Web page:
In this instance B stands for Benefit, although you could be forgiven for thinking it stands for Bane, after you’ve spent a year getting your agency in order to submit your application to become a certified B Corporation, which we finally did last week. Yet despite the faff, it’s something I’m immensely proud of doing, far more so than any award we’ve won.
What underpins the B Corp movement is a belief that businesses can and should be a force for good. Moving beyond simply making a return for shareholders, the B Corp community works to reduce inequality, lower levels of poverty, create a healthier environment, stronger communities and more jobs with dignity and purpose.
While certifications like Fairtrade are given to products like bananas, B Corp certification looks at a business as a whole, peeling back the skin of Banana Corp to reveal what’s within.
The B Corp movement has spread like wildfire across America, and is starting to take hold here in the UK too, with the likes of Innocent and the Guardian having recently becoming certified. In fact, the B Corp directory is starting to read like a list of dream clients.
Not enough impact
I went into the process somewhat cocksure. I had set up Nice and Serious 10 years ago to ‘Make creative work the world needs’. We do comms and marketing for charities and sustainable brands, so I assumed we would breeze through the process. It wasn’t as if we were in the coal mining business. But as it turns out, I was wrong; there was a mountain to climb.
You set out by using the B Impact Assessment tool which evaluates how your agency’s operations and business model impacts your staff, the community, the environment and your customers. Doing a bit of pro-bono work, carbon offsetting a few flights, or writing a lofty purpose statement won’t cut it.
Making a big commitment
The tool made me realise that there were so many areas of our agency’s impact that I hadn’t considered, from having an official code of ethics to proper financial transparency with the team, to supplier screening and a breastfeeding policy. And it wasn’t enough to make hollow promises. In order to get above the minimum threshold of 80 points, policies need to be in place and rolled out across the business. As someone who recoils at the idea of more paperwork and processes, there were times I wanted to pack it in and set fire to V5 of our environment policy in protest.
But we had a dedicated group within the agency who wanted to see it through, so with grit and determination, we continued the climb. Nearing the summit, there was one final rockface to scale, amending our legal governing documents, our articles of association, to require the company directors to balance both profit and purpose. This is often the stumbling block for many businesses, as it sends a clear message to shareholders that the business cannot simply pursue profits at any cost, that the directors have a duty to manage and reduce social and environmental impacts. I genuinely respect those running big businesses who have convinced their shareholders for the need to change. In my eyes that’s real leadership.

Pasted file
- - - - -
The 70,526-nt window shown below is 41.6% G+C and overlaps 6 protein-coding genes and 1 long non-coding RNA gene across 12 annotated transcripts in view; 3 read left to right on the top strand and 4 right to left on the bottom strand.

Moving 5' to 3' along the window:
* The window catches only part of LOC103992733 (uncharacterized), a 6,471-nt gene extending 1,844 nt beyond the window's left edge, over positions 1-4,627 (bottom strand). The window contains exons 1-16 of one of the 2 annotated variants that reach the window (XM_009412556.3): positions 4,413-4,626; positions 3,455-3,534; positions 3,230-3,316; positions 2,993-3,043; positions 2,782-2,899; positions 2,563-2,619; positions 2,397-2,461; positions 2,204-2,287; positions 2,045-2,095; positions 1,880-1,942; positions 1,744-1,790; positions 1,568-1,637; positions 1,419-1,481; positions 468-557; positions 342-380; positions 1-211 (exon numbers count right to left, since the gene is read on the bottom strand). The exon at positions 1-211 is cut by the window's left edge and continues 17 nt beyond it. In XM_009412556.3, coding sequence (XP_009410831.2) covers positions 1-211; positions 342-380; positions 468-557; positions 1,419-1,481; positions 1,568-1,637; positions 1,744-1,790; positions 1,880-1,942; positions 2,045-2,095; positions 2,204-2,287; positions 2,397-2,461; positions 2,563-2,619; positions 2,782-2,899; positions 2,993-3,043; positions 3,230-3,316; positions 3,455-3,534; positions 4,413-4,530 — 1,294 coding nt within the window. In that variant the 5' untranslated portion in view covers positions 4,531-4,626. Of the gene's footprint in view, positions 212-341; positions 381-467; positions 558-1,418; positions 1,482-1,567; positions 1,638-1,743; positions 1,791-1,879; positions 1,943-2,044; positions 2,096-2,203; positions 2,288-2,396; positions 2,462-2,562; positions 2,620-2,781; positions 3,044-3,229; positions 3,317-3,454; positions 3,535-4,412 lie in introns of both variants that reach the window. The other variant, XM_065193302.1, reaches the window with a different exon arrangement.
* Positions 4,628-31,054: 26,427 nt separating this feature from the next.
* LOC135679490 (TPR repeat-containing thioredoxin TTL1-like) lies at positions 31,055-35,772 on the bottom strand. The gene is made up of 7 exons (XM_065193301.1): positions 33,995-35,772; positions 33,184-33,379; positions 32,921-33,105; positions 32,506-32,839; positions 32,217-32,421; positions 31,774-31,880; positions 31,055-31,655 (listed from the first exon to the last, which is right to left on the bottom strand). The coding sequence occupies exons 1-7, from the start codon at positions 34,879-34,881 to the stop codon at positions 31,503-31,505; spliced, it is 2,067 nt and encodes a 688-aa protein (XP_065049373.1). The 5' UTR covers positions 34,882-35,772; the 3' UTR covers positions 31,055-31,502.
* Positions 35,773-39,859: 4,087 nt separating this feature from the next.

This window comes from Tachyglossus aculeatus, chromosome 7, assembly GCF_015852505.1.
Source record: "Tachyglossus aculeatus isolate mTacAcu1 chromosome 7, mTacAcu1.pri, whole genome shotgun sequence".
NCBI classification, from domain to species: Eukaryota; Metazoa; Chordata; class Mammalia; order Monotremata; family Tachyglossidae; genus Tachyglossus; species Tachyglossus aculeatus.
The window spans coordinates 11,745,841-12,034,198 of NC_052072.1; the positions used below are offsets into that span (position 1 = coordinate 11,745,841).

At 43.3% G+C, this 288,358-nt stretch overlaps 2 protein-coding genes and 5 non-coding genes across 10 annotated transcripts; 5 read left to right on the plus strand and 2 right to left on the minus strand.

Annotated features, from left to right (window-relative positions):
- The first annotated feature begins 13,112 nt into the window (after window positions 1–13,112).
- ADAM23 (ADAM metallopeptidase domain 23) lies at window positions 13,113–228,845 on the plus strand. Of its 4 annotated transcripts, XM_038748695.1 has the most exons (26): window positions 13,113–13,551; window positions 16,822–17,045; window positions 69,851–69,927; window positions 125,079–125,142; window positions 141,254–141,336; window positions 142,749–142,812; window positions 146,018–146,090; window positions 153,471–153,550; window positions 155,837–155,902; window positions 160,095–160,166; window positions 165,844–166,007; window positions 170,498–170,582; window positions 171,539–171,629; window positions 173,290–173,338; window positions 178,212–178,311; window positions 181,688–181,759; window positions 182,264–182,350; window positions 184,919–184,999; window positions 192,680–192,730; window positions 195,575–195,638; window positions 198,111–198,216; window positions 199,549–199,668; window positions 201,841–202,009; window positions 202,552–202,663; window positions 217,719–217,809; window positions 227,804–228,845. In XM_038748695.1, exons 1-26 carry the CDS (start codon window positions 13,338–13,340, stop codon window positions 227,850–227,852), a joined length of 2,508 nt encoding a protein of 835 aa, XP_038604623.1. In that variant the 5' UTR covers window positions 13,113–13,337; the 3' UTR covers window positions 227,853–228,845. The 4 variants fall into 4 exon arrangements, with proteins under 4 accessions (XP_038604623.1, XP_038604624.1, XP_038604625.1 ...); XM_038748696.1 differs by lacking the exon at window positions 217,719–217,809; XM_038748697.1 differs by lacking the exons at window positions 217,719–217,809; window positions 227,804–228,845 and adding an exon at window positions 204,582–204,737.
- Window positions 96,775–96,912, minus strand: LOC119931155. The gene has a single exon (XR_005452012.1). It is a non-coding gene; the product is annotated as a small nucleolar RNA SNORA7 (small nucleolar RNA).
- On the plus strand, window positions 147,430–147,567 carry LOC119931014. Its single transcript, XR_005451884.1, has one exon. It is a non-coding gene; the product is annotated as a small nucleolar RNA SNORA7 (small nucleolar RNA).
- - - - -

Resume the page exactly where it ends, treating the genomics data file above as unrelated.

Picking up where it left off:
The way the wind is blowing
The nature of agencies is that we operate on behalf of our clients’ businesses. While in most instances our clients have a far-greater impact than our own operations, we don’t exist in a bubble. We have offices that exist within communities, we hire people with personal lives and career aspirations, we buy electricity to keep the lights on, we purchase water and food to keep our team functioning, and ideas, our output, help our clients to grow.
With the rise of the brilliant Purpose Disruptors, along with XR’s nudge, there’s a groundswell of concerned creative folk wanting to challenge briefs and encourage our clients to be more purposeful, to back causes, to stand for something. So, it’s never been more important to get our houses in order, if not for fear of the pot calling the kettle black.
The business case
When you acknowledge the scale of environmental and social problems we face, it’s hard not to see the business case in taking action. And to me, B Corp gives a comprehensive framework and stamp of approval to set your agency on the right course. But if that sounds too soft for you, here’s a more hard-nosed reason.
Last week we lost out on a pitch from one of those dream clients that everyone wants to work with. On the obligatory awkward feedback call, the client gave three reasons why they had chosen the other agency. I suspect the first two reasons were the usual British half-truths designed not to shatter our precious egos, but the third was that the winning agency was a B Corp. And it totally stands to reason that the world’s most progressive and pioneering brands, the ones that we all want to work for, will increasingly want their agencies to reflect their own values.
As our application pends, I think we’re at a critical moment in the history of our industry. And we have a chance to set a new course. Agencies will fall into two camps; those who choose to take meaningful action to tackle the problems they’ve created, and those who continue with business as usual until, one way or another, it's too late.
This piece originally appeared online in Creative Brief BITE,
18th November 2019.